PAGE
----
In case you’ve all been waiting on the edge of your seat for the aforementioned toilet edition, here it is. First, let’s get the obvious out of the way, going to the bathroom in a third world country is not much fun and yet it’s still a necessary part of everyday life. There are three types of basic toilets in Senegal: 1) the English toilet which, rumor has it, looks much like an American toilet, but is “flushed” using a bucket of water no doubt carried from some far-away water-source (I have yet to see one of these myself, so I’m trusting Peace Corps lore about its existence); 2) the Turkish toilet, which is a porcelain shallow bowl with tread on either side for one’s feet laid flush with the ground and has an elevated plumbed tank used for flushing (this is what we have at our training center in Thiès); and 3) the Senegalese toilet which, depending on where you live has the same shallow porcelain bowl as the Turkish toilet, or a simpler poured concrete version, but without the plumbing. Basically, the latter is an indoor outhouse without an elevated seat and is what I have in my house. The floor is tiled and slants towards the hole to make cleaning the room easier. There is always a bucket of water next to the toilet to use for “flushing” and most people carry a small plastic tea kettle into the room with them for “wiping”; this is where the left hand comes into play. The tea kettle is filled with water and held with the right hand while splashing water on and cleaning yourself with the left. We actually received Peace Corps sanctioned training on this process. I’m still opting to sneak toilet paper into the room with me. Please don’t judge me. It’s one little familiar way of life I’m choosing to hold on to (when I can) and also proves useful in swatting the flies away while I’m in there.
|The toilet, in all it's glory.|
|Peace Corps toilet training.|
|My Batesville Bathroom.|
Showering in Senegal also proves to be a challenging experience. Basically, we take bucket baths, and because of the heat, we do this several times a day. The “douche” is strikingly similar to the toilet in appearance: basic hole in the ground, surrounded by tile slanted towards the drain, and a bucket of water sitting next to it. My douche also contains a very suspect looking but extremely useful plastic box upon which one can sit while scrubbing up and rinsing off. One bucket of water is generally enough for cleansing, shampooing, and even brushing one’s teeth. I often share my bathing experience with a giant palmetto bug or two. They enjoy rubbing their antennae together and making clicking sounds at me and, on occasion, are curious enough about what goes down the drain to run over, get real close, and check it out.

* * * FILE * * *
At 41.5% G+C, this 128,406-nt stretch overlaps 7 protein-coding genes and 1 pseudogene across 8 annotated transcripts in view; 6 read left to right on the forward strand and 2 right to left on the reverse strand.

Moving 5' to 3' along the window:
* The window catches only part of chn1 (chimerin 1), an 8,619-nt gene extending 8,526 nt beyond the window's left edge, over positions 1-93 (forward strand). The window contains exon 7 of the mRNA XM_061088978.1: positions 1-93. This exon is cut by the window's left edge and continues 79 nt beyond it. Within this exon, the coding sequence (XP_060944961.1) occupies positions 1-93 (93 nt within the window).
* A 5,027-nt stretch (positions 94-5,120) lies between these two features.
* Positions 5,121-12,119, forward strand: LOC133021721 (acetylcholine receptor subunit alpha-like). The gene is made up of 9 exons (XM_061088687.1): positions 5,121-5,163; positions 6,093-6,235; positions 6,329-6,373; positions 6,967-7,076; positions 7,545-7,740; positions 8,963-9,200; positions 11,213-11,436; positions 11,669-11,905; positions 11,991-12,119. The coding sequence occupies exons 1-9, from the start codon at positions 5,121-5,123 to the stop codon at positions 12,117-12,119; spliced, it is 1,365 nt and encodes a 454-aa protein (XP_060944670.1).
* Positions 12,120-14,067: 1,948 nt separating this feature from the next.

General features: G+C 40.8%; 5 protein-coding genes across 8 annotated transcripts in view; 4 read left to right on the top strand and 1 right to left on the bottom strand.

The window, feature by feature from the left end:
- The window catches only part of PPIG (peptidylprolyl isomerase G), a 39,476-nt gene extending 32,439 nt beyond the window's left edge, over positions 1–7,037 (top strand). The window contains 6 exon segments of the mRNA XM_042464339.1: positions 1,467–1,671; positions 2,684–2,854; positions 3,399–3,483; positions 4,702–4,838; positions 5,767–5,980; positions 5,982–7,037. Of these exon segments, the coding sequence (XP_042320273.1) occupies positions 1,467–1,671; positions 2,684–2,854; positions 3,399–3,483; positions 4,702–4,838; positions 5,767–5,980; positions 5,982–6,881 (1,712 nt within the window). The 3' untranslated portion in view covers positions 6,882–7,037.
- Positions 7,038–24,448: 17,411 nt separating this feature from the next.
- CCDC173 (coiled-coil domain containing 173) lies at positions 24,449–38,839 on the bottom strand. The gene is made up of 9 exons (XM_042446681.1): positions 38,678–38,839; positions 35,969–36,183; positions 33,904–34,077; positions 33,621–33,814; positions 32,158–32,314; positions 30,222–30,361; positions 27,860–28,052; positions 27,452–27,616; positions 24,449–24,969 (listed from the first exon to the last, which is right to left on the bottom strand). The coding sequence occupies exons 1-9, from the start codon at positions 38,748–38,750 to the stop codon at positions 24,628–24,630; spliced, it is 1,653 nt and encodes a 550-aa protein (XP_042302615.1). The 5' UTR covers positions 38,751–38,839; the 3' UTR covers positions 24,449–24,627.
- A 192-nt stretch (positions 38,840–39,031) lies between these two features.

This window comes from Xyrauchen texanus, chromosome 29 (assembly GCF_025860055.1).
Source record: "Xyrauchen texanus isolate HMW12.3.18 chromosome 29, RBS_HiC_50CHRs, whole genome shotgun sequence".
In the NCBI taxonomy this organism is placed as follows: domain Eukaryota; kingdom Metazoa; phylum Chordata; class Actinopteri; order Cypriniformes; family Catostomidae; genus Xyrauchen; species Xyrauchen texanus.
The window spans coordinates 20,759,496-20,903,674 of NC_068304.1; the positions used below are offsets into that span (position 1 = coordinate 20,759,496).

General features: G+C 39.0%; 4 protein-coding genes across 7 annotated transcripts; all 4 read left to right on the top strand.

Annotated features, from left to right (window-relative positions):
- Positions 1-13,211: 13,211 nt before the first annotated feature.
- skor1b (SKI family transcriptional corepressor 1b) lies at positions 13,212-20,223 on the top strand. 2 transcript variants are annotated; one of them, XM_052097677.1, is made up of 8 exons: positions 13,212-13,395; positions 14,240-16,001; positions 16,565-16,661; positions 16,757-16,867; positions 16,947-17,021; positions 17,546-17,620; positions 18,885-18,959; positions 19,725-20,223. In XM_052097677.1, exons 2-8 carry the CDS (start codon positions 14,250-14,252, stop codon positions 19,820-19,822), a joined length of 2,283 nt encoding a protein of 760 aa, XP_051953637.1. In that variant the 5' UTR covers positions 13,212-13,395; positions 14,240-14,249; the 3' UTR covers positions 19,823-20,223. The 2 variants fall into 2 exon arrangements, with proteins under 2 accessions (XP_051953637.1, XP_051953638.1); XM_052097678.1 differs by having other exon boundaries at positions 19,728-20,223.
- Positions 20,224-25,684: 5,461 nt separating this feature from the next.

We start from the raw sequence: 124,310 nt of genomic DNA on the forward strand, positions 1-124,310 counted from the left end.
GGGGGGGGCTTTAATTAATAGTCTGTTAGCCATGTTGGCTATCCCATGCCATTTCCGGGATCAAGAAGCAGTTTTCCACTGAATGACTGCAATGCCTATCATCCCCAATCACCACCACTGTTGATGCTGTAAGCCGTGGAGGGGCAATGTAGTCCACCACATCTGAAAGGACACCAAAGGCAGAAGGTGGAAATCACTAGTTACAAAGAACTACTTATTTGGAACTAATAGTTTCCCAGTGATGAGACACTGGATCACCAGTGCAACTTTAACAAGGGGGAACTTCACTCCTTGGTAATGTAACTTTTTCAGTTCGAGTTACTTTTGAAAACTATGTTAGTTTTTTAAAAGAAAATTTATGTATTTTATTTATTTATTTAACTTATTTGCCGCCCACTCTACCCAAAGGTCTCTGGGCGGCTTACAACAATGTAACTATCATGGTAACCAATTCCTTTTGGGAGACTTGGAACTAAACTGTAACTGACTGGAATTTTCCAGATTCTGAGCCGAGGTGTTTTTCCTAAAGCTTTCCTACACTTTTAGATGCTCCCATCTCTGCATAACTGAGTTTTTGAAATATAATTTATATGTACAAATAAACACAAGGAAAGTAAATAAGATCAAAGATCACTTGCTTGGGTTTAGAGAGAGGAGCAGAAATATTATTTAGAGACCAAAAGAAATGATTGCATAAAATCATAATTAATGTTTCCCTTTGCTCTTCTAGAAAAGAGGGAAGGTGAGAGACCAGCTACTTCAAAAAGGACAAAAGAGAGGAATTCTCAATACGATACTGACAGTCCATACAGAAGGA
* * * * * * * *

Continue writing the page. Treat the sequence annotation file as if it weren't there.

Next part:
|The shower with it's suspect "seat"|
|Mon petit voyeur|
|Fatou and the Bride (on right)|
Okay, so I feel the need to counterbalance this discussion of basic hygiene with a little socio-cultural lesson. Last week, my fellow trainees and I were invited to attend une fête du mariage (a wedding party ) dans le quartier (in our neighborhood ). My fellow trainee, Kelsey ,and I got decked out in our new complets (traditional and colorful two-piece dresses) and were accompanied by our classmates, Chris and Phil who picked us up at Keley’s host-family’s house where lots of pictures were taken, frighteningly reminiscent of prom-night. The bride is a friend of Kelsey’s host-sister and her family had been involved in party preparation for days leading up to the event. The wedding itself took place at the mosque next to my house earlier in the day and neither the bride or groom where present. Apparently, this is common in Muslim weddings. The Marabou and male congregation are joined by the parents of the bride and the parents of the groom to seal the deal and pray for the new couple. Afterwards, a party for the bride is held at the bride’s parents house with only their friends, family, and neighbors. When we arrived, we were introduced by the family as “the American delegation”, which amused us all. The groom was nowhere to be found (also common) and, in fact, is not even due to come pick up his new bride for another two weeks, once Ramadan has ended. The bride’s fête was a quiet affair, no music or dancing (also because of Ramadan) and was centered around having pictures taken with the bride and everyone breaking fast together. We ate dates and beignets (little donut holes), drank coffee and ginger juice, and shared platters of chicken and onions. Large mats where spread out on the sandy soil for all of the attendees (with the exception of the American delegation) to pray together, which was an impressive site. We’ve been invited back to the official reception (where the groom will finally make an appearance) on September 18th. This is when the husband comes to claim his wife and pay “le dot” (his dowry). According to our teacher Sakhir, it can sometimes take a year or more for a husband to gather the money/gifts needed to claim his wife and/or to make proper accommodations at his family’s home for her and, until that time, they live apart. It’s a very rare occasion that a husband doesn’t bring his wife home to live with his family and for their children not to be raised there. Because of this, and because polygamy is legal and common here, Senegalese households can get extremely large, sometimes 30-40 people all living together in a family compound. I’ll save the topic of polygamy for another blog entry.
|The American Delegation|
|The womenfolk at the wedding party|
List of Vaccines Received to Live in Senegal:
- Mumps/Measles Rubella
- Yellow Fever
- Rabies x 3
- Hepititis A x 2
- Hepititis B x 2
- Flu/Swine Flu
- Daily Malaria prophylaxis